Fiction, historical fiction, history, Nonfiction

Let Freedom Ring!

Life, liberty, and the pursuit of a good book. Enjoy these books on 4th of July or any time of the year. Recommended by Ashley Lee.

NONFICTION 

The British are Coming by Rick Atkinson
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In June 1773, King George III attended a grand celebration of his reign over the greatest, richest empire since ancient Rome. Less than two years later, Britain’s bright future turned dark: after a series of provocations, the king’s soldiers took up arms against his rebellious colonies in America. The war would last eight years, and though at least one in ten of the Americans who fought for independence would die for that cause, the prize was valuable beyond measure: freedom from oppression and the creation of a new republic. 
 
Rick Atkinson, author of the Pulitzer Prize-winning An Army at Dawn and two other superb books about the Second World War, has long been admired for his unparalleled ability to write deeply researched, stunningly vivid narrative history. In this new book, he tells the story of the first twenty-one months of America’s violent effort to forge a new nation. From the battles at Lexington and Concord in spring 1775 to those at Trenton and Princeton in winter 1776-77, American militiamen and then the ragged Continental Army take on the world’s most formidable fighting force and struggle to avoid annihilation. 
 
It is a gripping saga alive with astonishing characters: Henry Knox, the former bookseller with an uncanny understanding of artillery; Nathanael Greene, the blue-eyed bumpkin who becomes one of America’s greatest battle captains; Benjamin Franklin, the self-made man who proves himself the nation’s wiliest diplomat; George Washington, the commander in chief who learns the difficult art of leadership when the war seems all but lost.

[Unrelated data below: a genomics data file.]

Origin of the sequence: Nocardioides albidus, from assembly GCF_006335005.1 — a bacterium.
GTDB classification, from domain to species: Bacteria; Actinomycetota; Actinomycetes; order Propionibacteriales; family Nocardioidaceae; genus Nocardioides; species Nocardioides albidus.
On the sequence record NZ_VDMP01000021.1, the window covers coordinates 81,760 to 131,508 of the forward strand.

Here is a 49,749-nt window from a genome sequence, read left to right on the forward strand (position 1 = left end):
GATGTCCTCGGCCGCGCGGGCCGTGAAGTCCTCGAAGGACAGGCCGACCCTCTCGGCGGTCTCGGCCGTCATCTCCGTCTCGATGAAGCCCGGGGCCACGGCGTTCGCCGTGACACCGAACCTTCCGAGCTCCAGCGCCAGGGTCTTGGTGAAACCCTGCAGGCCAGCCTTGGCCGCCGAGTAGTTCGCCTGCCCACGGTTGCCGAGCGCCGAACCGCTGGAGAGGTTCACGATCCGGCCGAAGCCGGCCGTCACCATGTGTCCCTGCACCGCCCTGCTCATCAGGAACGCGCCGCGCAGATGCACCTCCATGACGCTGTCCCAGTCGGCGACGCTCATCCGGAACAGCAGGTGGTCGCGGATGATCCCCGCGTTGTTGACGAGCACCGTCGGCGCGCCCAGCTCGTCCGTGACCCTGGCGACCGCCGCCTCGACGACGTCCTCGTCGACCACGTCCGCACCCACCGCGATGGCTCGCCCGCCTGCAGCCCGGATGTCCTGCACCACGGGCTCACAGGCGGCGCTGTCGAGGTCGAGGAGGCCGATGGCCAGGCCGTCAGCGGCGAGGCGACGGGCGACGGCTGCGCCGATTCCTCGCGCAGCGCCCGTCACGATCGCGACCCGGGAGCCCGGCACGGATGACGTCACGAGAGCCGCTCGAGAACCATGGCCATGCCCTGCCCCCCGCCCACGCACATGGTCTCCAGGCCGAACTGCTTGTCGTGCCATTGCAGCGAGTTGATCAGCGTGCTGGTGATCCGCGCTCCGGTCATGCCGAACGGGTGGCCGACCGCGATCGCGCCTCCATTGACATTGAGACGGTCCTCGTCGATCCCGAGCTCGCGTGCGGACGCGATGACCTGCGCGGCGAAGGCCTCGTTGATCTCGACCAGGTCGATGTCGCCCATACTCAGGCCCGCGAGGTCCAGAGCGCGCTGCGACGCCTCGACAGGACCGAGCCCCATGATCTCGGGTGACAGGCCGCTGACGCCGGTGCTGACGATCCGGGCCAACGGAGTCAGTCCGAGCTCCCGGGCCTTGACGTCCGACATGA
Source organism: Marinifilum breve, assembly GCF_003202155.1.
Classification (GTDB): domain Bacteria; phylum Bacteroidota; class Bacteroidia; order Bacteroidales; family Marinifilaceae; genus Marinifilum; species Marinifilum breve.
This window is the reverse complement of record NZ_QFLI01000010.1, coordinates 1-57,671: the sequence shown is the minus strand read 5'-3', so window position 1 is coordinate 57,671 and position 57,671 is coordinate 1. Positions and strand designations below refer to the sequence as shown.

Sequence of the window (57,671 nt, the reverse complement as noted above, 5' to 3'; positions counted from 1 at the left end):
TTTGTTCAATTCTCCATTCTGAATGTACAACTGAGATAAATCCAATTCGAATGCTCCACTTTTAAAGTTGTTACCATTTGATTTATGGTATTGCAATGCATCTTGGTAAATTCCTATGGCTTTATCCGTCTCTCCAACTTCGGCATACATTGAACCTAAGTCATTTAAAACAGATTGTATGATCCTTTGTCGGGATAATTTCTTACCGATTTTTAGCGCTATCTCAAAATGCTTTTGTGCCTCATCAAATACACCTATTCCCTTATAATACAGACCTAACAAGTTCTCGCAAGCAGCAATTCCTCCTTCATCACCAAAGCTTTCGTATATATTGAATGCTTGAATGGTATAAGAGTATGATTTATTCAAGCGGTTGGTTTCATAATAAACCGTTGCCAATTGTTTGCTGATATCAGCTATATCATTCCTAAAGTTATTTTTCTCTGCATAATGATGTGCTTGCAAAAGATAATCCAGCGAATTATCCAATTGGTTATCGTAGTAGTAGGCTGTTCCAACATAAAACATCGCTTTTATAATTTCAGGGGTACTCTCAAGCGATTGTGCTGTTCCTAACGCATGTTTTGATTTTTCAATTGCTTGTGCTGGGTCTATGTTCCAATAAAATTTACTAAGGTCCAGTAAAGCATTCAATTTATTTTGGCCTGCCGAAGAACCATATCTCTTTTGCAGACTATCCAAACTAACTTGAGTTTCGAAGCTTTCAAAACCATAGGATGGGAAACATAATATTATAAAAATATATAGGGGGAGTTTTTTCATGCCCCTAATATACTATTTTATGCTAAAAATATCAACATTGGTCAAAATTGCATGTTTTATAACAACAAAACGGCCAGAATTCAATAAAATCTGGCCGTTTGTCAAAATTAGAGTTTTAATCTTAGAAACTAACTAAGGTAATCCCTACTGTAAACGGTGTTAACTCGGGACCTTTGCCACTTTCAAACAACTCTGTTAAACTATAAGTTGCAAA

Full of riveting details and untold stories, The British Are Coming is a tale of heroes and knaves, of sacrifice and blunder, of redemption and profound suffering. Rick Atkinson has given stirring new life to the first act of America’s creation drama. 


Lexington and Concord: The Battle Heard Round the World by George Daughan 
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George C. Daughan’s magnificently detailed account of the battle of Lexington and Concord will challenge the prevailing narrative of the American War of Independence. It was, Daughan argues, based as much on economics as on politics. When Benjamin Franklin wrote home about living conditions in Britain and Ireland, his countrymen were appalled. Could the Crown’s motive be to reduce the prosperous American colonies to such serfdom? This idea inspired the vast turnout of Patriot militiamen at Lexington and Concord that so shocked King George III and his ministers. The scorn of the British for the experienced colonial fighters was another key factor. The British troops (many had never been in battle) were outnumbered and outclassed; their leaders were impervious to reason; and the fate of British rule in America was sealed. Authoritative and immersive, Lexington and Concord offers new understanding of a battle that became a template for colonial uprising in later centuries.